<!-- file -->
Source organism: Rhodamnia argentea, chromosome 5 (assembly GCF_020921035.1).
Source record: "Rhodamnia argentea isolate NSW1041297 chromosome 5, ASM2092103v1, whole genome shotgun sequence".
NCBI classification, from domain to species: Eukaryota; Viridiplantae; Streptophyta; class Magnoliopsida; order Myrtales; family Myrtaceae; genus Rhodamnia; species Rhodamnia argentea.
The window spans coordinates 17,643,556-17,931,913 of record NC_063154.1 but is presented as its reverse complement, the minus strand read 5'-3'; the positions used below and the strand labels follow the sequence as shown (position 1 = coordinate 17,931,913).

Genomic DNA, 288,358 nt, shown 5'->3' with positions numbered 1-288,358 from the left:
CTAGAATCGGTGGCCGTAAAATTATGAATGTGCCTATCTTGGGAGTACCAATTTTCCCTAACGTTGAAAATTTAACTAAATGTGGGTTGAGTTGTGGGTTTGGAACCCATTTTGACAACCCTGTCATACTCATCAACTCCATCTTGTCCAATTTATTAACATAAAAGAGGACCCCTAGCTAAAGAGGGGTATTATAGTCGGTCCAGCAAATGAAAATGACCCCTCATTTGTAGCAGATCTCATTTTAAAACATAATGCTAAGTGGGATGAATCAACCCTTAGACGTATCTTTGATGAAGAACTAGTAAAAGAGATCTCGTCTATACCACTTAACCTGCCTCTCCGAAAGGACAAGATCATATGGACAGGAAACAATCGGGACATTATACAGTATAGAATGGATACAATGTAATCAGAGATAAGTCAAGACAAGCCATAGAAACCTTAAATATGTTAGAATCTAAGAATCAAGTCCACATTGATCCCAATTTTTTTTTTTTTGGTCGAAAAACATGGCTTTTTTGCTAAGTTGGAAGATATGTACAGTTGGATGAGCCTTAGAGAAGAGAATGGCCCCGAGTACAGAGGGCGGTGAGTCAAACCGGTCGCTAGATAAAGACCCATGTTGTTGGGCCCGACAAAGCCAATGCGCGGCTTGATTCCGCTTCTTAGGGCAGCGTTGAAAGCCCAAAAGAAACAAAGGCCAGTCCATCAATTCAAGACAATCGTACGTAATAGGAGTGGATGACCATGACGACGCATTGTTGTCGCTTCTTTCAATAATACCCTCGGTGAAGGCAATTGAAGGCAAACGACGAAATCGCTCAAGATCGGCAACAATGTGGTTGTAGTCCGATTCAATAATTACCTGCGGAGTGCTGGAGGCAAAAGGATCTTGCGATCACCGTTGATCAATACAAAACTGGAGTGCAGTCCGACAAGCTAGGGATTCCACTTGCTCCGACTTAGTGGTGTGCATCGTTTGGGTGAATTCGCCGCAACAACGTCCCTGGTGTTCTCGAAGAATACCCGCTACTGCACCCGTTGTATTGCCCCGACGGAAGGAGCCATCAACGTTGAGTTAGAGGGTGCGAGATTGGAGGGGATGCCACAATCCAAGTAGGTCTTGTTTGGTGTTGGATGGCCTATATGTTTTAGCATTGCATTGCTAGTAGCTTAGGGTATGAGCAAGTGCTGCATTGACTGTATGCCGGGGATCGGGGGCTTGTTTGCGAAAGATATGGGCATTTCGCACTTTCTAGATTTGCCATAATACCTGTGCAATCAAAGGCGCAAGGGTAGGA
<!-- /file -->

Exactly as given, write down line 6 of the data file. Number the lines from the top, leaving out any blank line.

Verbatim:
CTAGAATCGGTGGCCGTAAAATTATGAATGTGCCTATCTTGGGAGTACCAATTTTCCCTAACGTTGAAAATTTAACTAAATGTGGGTTGAGTTGTGGGTTTGGAACCCATTTTGACAACCCTGTCATACTCATCAACTCCATCTTGTCCAATTTATTAACATAAAAGAGGACCCCTAGCTAAAGAGGGGTATTATAGTCGGTCCAGCAAATGAAAATGACCCCTCATTTGTAGCAGATCTCATTTTAAAACATAATGCTAAGTGGGATGAATCAACCCTTAGACGTATCTTTGATGAAGAACTAGTAAAAGAGATCTCGTCTATACCACTTAACCTGCCTCTCCGAAAGGACAAGATCATATGGACAGGAAACAATCGGGACATTATACAGTATAGAATGGATACAATGTAATCAGAGATAAGTCAAGACAAGCCATAGAAACCTTAAATATGTTAGAATCTAAGAATCAAGTCCACATTGATCCCAATTTTTTTTTTTTTGGTCGAAAAACATGGCTTTTTTGCTAAGTTGGAAGATATGTACAGTTGGATGAGCCTTAGAGAAGAGAATGGCCCCGAGTACAGAGGGCGGTGAGTCAAACCGGTCGCTAGATAAAGACCCATGTTGTTGGGCCCGACAAAGCCAATGCGCGGCTTGATTCCGCTTCTTAGGGCAGCGTTGAAAGCCCAAAAGAAACAAAGGCCAGTCCATCAATTCAAGACAATCGTACGTAATAGGAGTGGATGACCATGACGACGCATTGTTGTCGCTTCTTTCAATAATACCCTCGGTGAAGGCAATTGAAGGCAAACGACGAAATCGCTCAAGATCGGCAACAATGTGGTTGTAGTCCGATTCAATAATTACCTGCGGAGTGCTGGAGGCAAAAGGATCTTGCGATCACCGTTGATCAATACAAAACTGGAGTGCAGTCCGACAAGCTAGGGATTCCACTTGCTCCGACTTAGTGGTGTGCATCGTTTGGGTGAATTCGCCGCAACAACGTCCCTGGTGTTCTCGAAGAATACCCGCTACTGCACCCGTTGTATTGCCCCGACGGAAGGAGCCATCAACGTTGAGTTAGAGGGTGCGAGATTGGAGGGGATGCCACAATCCAAGTAGGTCTTGTTTGGTGTTGGATGGCCTATATGTTTTAGCATTGCATTGCTAGTAGCTTAGGGTATGAGCAAGTGCTGCATTGACTGTATGCCGGGGATCGGGGGCTTGTTTGCGAAAGATATGGGCATTTCGCACTTTCTAGATTTGCCATAATACCTGTGCAATCAAAGGCGCAAGGGTAGGA